Assemblywoman Lorena Gonzalez Fletcher and Assemblyman Todd Gloria march in Sacramento against attempts by the Trump administration to end California’s so-called sanctuary policies. / Courtesy of Assemblyman Todd Gloria’s office.
Assemblywoman Lorena Gonzalez Fletcher and Assemblyman Todd Gloria march in Sacramento against attempts by the Trump administration to end California’s so-called sanctuary policies. / Courtesy of Assemblyman Todd Gloria’s office.

Assemblyman Todd Gloria and Assemblywoman Lorena Gonzalez Fletcher stood side by side Wednesday in a Sacramento protest of the federal government’s lawsuit against California for its protections for immigrants.

U.S. Attorney General Jeff Sessions was in town to announce the lawsuit and reiterate President Trump’s opposition to California’s so-called sanctuary policies. The lawsuit accuses the state of undermining federal immigration enforcement.

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“Immigration law is the province of the federal government. It’s in the Constitution,” Sessions said Wednesday. “The (state) laws are harmful to Californians and they are especially harmful to our law enforcement.”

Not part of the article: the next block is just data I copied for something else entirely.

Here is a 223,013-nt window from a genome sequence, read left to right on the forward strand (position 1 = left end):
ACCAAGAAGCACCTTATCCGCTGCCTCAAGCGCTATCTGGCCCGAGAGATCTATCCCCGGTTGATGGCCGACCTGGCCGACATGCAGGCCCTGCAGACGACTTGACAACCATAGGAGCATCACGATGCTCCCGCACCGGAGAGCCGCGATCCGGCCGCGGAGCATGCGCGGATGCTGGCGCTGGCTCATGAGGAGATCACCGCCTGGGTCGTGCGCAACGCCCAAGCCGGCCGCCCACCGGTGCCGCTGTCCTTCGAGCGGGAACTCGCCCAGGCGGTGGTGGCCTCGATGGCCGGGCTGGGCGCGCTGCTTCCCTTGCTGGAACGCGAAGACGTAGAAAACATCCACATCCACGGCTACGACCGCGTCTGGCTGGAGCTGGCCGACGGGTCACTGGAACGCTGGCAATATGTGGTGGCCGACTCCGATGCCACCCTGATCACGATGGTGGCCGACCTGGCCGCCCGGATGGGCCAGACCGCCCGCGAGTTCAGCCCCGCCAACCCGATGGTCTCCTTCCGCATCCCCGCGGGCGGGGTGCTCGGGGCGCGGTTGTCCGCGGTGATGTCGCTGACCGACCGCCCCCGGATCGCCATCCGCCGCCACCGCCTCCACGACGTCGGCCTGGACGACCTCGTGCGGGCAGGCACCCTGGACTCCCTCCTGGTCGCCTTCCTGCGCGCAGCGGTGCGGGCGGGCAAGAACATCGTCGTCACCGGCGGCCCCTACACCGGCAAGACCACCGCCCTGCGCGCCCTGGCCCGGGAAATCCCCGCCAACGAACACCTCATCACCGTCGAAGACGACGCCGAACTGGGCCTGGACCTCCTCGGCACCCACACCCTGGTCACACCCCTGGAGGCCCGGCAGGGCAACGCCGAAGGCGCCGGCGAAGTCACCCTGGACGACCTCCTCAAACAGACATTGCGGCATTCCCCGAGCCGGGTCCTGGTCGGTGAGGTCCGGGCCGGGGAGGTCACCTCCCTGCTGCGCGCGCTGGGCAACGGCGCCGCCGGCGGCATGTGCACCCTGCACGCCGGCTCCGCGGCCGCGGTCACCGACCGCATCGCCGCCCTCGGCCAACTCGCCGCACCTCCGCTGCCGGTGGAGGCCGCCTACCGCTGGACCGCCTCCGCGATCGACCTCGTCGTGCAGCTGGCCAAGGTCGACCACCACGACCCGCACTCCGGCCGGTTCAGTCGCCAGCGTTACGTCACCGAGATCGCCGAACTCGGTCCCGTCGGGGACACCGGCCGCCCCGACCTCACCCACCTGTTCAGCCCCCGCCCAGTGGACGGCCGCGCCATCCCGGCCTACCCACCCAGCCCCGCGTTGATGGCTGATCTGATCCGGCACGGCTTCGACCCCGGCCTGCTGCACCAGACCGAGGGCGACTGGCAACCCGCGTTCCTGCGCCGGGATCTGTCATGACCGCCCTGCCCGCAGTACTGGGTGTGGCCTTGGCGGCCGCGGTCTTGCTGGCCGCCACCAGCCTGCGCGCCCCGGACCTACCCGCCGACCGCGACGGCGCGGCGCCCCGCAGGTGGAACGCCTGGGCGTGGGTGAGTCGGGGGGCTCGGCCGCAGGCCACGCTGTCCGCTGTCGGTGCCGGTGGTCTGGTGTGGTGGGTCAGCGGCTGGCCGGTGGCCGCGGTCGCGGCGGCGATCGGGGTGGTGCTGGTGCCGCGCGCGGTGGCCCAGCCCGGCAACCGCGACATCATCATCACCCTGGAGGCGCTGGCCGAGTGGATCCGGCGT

Gloria and Gonzalez Fletcher, both San Diego Democrats, showed their support for recipients of the Deferred Action for Childhood Arrivals, or DACA, policy and other immigrants. DACA recipients, also known as Dreamers, came to the U.S. illegally as children.

“California’s pro-immigrant policies are not radical, they’re right,” Gloria said in a statement. “Protecting California’s immigrant communities is not extreme, it’s doing our job as public officials to keep our residents safe.”

Gonzalez Fletcher said in a statement that Sessions was “fear-mongering and slandering the entire state of California.”

“He seems to take sadistic pleasure in attacking immigrants and the rest of our most vulnerable populations,” Gonzalez Fletcher said. “As usual, he and his boss are pandering to the ugliest, most hateful corners of this country for the sake of scoring political points.”

State Sen. Ben Hueso, chairman of the California Latino Legislative Caucus, also attended Wednesday’s rally.

“I continue to support policies and programs that protect the interests of all Californians, including the civil rights of our immigrant community,” Hueso said in a statement. “We succeed in California because of our diversity, and we will continue to stand up for our residents — even in the face of threats from federal authorities.”